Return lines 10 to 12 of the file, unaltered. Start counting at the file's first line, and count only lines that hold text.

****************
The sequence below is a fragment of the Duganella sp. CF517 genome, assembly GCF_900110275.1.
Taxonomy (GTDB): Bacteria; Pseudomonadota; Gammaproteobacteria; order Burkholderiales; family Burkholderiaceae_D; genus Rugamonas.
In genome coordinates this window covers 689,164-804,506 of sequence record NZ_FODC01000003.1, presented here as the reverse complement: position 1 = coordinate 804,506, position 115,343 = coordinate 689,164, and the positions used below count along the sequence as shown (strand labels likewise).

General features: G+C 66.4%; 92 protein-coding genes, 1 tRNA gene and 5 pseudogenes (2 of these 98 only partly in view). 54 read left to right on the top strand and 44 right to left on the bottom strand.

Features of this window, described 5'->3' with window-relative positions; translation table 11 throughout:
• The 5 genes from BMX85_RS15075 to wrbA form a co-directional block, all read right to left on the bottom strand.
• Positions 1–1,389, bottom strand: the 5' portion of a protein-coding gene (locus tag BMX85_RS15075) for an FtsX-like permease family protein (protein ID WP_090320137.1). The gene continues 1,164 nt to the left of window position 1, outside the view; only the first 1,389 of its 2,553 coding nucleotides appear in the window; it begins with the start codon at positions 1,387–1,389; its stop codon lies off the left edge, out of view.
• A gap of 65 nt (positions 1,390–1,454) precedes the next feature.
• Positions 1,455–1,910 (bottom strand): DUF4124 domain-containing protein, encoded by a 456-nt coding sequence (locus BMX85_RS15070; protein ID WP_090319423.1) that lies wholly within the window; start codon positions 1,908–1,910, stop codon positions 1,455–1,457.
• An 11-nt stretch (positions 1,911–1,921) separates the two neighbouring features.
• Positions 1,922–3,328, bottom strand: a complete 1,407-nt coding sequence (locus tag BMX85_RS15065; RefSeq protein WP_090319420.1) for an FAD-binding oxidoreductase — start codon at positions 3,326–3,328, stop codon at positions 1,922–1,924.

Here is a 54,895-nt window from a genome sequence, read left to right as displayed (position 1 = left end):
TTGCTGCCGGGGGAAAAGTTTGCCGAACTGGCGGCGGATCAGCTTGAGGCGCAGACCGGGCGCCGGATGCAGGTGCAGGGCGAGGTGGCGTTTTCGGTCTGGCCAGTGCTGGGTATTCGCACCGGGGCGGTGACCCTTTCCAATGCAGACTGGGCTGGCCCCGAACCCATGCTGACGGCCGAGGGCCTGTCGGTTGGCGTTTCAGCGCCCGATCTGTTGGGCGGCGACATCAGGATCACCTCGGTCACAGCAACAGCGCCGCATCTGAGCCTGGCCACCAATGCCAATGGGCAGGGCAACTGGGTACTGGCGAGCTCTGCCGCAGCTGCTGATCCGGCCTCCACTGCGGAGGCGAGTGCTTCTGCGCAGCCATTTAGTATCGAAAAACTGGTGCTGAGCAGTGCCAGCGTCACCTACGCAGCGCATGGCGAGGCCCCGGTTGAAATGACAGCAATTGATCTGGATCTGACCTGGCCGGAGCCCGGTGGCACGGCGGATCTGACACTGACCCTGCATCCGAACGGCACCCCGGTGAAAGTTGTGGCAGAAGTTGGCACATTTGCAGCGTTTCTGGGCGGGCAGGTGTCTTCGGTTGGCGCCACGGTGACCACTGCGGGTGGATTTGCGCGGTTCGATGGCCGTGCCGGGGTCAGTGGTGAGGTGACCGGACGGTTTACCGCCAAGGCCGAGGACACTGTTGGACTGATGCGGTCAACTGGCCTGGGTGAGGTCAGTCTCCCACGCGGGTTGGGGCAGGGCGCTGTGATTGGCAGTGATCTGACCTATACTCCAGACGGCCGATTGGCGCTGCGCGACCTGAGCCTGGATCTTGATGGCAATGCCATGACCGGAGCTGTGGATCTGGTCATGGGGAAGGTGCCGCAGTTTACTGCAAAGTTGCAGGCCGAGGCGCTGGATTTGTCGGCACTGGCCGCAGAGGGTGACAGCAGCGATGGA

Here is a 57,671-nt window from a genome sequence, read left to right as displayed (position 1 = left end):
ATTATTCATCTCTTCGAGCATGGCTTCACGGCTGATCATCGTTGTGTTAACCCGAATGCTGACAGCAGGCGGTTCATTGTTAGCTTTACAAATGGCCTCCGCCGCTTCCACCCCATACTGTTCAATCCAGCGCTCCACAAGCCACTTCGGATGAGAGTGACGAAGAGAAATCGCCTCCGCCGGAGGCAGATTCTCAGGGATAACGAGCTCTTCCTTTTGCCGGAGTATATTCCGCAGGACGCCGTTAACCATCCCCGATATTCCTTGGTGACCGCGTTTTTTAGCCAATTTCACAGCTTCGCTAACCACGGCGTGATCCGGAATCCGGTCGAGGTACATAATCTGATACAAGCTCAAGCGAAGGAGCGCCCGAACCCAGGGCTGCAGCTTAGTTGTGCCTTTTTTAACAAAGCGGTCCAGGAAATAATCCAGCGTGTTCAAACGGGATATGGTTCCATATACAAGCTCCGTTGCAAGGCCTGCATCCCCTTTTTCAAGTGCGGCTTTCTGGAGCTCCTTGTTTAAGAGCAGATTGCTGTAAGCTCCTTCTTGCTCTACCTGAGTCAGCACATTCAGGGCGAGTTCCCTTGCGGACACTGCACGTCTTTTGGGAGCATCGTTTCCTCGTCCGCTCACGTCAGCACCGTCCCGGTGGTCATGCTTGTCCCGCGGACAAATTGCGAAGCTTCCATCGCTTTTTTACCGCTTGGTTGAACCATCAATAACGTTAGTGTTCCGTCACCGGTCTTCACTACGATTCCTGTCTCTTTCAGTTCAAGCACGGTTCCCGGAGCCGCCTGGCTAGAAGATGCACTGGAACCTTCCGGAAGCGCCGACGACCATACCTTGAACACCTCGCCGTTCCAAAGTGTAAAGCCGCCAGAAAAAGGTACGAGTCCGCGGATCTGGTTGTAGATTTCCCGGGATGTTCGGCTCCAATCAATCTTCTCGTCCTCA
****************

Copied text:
• An 11-nt stretch (positions 1,911–1,921) separates the two neighbouring features.
• Positions 1,922–3,328, bottom strand: a complete 1,407-nt coding sequence (locus tag BMX85_RS15065; RefSeq protein WP_090319420.1) for an FAD-binding oxidoreductase — start codon at positions 3,326–3,328, stop codon at positions 1,922–1,924.

Here is a 54,895-nt window from a genome sequence, read left to right as displayed (position 1 = left end):